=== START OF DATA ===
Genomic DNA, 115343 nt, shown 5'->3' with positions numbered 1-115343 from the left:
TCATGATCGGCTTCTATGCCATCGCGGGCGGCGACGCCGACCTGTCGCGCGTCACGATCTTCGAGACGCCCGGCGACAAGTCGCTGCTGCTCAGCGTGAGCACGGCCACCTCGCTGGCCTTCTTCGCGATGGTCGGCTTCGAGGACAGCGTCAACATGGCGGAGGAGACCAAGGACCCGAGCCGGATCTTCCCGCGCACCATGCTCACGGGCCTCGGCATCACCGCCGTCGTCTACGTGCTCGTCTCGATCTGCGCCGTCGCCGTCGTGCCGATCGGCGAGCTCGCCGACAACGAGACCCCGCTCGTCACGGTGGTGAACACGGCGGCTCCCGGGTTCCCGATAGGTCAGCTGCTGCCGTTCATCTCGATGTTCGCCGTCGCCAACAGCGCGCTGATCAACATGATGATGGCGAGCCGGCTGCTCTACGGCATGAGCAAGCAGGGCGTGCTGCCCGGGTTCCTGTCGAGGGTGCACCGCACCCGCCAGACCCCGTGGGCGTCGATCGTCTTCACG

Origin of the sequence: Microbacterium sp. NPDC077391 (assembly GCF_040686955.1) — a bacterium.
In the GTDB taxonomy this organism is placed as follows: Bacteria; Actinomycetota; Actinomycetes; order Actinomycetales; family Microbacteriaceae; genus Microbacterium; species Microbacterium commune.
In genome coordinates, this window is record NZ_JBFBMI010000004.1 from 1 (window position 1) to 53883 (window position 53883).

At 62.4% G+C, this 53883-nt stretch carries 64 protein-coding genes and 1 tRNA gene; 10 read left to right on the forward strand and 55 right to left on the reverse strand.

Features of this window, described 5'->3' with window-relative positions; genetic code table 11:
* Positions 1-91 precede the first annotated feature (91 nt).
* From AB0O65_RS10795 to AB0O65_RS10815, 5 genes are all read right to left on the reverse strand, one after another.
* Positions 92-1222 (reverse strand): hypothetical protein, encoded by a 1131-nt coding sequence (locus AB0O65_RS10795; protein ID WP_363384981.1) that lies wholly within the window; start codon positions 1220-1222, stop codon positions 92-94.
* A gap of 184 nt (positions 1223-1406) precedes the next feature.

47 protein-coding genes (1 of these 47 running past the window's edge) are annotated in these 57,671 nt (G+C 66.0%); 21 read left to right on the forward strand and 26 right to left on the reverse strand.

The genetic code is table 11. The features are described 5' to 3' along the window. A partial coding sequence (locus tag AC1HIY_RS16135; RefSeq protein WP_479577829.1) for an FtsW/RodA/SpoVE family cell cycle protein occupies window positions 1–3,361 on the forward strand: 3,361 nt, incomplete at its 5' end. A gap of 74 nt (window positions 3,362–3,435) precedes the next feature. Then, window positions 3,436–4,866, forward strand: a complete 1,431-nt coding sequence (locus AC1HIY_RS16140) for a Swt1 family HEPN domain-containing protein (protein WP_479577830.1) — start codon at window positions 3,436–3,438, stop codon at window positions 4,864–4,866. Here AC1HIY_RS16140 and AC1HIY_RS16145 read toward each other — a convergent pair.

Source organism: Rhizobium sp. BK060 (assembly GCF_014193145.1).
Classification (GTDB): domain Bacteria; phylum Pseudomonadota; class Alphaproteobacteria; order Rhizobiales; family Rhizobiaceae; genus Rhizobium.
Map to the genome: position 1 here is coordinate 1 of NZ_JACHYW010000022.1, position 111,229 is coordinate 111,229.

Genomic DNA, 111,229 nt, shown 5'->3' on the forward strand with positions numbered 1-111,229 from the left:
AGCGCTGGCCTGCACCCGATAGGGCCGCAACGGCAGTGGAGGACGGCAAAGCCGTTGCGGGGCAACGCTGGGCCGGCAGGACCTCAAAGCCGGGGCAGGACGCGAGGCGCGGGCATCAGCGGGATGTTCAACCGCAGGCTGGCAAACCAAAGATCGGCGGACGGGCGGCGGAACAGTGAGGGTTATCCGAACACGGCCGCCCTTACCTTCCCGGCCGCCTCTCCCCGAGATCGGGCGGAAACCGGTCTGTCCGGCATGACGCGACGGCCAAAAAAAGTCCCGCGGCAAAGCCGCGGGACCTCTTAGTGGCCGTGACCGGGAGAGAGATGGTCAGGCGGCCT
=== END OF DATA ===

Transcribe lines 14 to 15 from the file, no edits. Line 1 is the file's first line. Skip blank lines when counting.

Source organism: Rhizobium sp. BK060 (assembly GCF_014193145.1).
Classification (GTDB): domain Bacteria; phylum Pseudomonadota; class Alphaproteobacteria; order Rhizobiales; family Rhizobiaceae; genus Rhizobium.